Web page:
Ahmadinejad’s popularity dropping
Survey indicates that more than 70 per cent of respondents believe current president would lose votes if an election where held today compared to his results 15 months ago.

Tehran (AsiaNews) – Top Iranian leaders are feeling a frosty wind. In one case President Mahmoud Ahmadinejad’s popularity is taking a nose-dove; in the other, rumours abound about Supreme Leader Ali Khamenei’s worsening health.

An internet opinion poll launched by the Aftab news website over the last two months ending last Saturday shows that Ahmadinejad is less and less popular since his election in June 2005.

A total of 43,394 Iranian internet users took part in the survey. They were asked: “Fifteen months have passed since the 9th government took office. If elections were to be held right now, do you think Ahmadinejad would gain more votes or less?”

Some 76.2 per cent said Ahmadinejad would gain much less, 15 per cent said less, 5.3 per cent said much more, 2.2 per cent said more, and  1.3 per cent said the same number of votes as before.”

Although extrapolating from an internet opinion poll and applying the results to society as a whole is inappropriate, for one expert said the high number of participants is something unique and unprecedented. At least it shows that at level of the elites and educated strata as well as the urban middle class there is a certain consensus. Hence it can be considered as the view of today’s Iranian society.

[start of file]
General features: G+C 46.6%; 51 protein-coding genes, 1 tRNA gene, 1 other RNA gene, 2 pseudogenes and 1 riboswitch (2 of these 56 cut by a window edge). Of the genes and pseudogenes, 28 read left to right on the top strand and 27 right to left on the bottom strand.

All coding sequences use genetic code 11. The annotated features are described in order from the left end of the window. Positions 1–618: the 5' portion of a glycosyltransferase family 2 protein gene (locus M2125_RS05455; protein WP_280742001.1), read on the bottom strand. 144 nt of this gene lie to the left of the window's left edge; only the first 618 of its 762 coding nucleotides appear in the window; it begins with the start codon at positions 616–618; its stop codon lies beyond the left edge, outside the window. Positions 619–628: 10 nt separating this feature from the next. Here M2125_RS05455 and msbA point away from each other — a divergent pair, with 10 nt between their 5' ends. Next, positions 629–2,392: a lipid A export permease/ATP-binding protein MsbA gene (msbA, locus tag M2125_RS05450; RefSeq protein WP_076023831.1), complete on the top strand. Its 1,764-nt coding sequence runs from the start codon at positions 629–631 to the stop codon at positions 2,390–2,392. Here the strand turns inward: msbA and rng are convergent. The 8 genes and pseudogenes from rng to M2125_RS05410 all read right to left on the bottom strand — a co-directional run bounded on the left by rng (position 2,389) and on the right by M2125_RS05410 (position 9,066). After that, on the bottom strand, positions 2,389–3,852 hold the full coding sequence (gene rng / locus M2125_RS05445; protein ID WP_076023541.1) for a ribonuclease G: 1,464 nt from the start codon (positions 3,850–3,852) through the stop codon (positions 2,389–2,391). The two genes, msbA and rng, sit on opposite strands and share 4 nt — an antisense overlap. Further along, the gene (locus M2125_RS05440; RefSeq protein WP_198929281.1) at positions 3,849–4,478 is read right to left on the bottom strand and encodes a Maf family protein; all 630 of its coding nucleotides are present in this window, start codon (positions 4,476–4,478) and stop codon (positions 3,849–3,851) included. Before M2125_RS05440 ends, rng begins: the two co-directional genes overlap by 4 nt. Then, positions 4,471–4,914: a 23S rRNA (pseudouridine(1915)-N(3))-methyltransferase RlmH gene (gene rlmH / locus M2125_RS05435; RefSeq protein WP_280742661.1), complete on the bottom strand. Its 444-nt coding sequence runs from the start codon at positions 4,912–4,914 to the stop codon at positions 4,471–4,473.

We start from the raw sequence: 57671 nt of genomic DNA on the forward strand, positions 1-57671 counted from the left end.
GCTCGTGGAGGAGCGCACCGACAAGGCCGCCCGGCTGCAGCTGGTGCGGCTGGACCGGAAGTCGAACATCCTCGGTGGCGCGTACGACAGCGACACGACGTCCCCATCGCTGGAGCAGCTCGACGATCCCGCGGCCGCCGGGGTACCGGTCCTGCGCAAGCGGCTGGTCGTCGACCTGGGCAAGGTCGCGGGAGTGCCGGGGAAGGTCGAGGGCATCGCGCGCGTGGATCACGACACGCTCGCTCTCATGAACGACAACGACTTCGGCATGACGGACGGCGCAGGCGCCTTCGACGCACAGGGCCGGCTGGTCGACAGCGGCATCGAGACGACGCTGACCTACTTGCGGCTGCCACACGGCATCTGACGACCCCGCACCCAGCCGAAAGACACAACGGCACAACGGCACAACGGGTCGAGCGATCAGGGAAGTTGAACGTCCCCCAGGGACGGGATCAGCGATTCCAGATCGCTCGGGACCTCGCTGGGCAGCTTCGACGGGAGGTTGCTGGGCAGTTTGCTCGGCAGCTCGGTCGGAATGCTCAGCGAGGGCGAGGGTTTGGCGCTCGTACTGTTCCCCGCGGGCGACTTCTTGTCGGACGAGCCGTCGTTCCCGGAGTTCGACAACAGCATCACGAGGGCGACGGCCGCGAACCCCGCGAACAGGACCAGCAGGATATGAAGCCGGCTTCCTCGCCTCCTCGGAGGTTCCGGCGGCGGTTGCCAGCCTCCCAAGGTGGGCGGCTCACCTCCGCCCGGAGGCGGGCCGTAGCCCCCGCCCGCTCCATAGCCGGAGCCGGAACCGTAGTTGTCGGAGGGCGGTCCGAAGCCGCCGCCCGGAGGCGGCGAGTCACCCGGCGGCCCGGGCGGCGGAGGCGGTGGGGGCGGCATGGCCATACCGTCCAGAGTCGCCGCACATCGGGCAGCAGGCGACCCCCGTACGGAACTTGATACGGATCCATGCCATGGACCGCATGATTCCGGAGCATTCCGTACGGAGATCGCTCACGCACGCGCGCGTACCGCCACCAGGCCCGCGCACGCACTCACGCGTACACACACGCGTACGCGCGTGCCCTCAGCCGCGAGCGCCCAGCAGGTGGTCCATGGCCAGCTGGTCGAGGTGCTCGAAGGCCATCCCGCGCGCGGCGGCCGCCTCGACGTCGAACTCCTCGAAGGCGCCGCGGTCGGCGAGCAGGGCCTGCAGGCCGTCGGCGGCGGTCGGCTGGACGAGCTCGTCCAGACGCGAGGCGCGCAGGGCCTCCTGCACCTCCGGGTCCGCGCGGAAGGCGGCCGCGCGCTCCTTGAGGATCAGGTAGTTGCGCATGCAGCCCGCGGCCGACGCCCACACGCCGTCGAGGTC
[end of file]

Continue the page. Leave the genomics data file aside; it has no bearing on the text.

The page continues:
What is more, this is happening at a time when Iran’s Supreme Leader is in the terminal phase of cancer, this at least according to Strategic Forecasting (Stratfor), a private US geopolitics institute. Should he die, the one man who held the balance between extremists and pragmatists in Iran since the death of the ayatollah Khomeini in 1989 would be removed.

Similarly, sources in Beirut (Lebanon) are reporting that Ahmadinejad's days in power might also be numbered—he could depart the political scene within the year.

The man waiting for both developments to take place is none other than former Iranian President Ali Akbar Hashemi Rafsanjani, who recently became the chairman of the 85-member Assembly of Experts, the body that selects the Supreme Leader.

It is however unclear at this point whether Ahmadinejad or Khamenei would be the first to go, but the president's fate will likely be determined by Khamenei’s health. Ahmadinejad could be forced to resign, be removed by the supreme leader or have a deadly accident, but this is not expected to take place before June. Should Khamenei survive through the summer of 2007, it is quite possible that Rafsanjani would replace Ahmadinejad as president.